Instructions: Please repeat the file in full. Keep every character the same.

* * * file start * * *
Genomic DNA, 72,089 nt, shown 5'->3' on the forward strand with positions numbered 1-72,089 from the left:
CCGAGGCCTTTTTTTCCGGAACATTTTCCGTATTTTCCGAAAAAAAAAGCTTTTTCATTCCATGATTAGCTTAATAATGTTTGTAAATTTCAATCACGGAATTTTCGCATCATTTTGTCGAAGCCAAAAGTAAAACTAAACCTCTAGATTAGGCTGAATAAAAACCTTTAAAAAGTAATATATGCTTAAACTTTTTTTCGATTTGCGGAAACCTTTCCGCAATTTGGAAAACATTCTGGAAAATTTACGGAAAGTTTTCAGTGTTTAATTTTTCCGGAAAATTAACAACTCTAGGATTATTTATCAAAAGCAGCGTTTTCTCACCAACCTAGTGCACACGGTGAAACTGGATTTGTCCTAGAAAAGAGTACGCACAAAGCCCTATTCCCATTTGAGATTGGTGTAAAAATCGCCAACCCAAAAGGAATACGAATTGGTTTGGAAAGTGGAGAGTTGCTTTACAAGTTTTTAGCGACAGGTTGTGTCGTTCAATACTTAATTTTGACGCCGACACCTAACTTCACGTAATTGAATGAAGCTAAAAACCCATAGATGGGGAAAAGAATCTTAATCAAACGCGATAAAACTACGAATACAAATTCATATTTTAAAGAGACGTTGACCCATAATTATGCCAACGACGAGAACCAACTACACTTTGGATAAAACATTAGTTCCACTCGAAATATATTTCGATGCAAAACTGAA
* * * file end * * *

Genomic DNA, 72,089 nt, shown 5'->3' on the forward strand with positions numbered 1-72,089 from the left:
CCGAGGCCTTTTTTTCCGGAACATTTTCCGTATTTTCCGAAAAAAAAAGCTTTTTCATTCCATGATTAGCTTAATAATGTTTGTAAATTTCAATCACGGAATTTTCGCATCATTTTGTCGAAGCCAAAAGTAAAACTAAACCTCTAGATTAGGCTGAATAAAAACCTTTAAAAAGTAATATATGCTTAAACTTTTTTTCGATTTGCGGAAACCTTTCCGCAATTTGGAAAACATTCTGGAAAATTTACGGAAAGTTTTCAGTGTTTAATTTTTCCGGAAAATTAACAACTCTAGGATTATTTATCAAAAGCAGCGTTTTCTCACCAACCTAGTGCACACGGTGAAACTGGATTTGTCCTAGAAAAGAGTACGCACAAAGCCCTATTCCCATTTGAGATTGGTGTAAAAATCGCCAACCCAAAAGGAATACGAATTGGTTTGGAAAGTGGAGAGTTGCTTTACAAGTTTTTAGCGACAGGTTGTGTCGTTCAATACTTAATTTTGACGCCGACACCTAACTTCACGTAATTGAATGAAGCTAAAAACCCATAGATGGGGAAAAGAATCTTAATCAAACGCGATAAAACTACGAATACAAATTCATATTTTAAAGAGACGTTGACCCATAATTATGCCAACGACGAGAACCAACTACACTTTGGATAAAACATTAGTTCCACTCGAAATATATTTCGATGCAAAACTGAA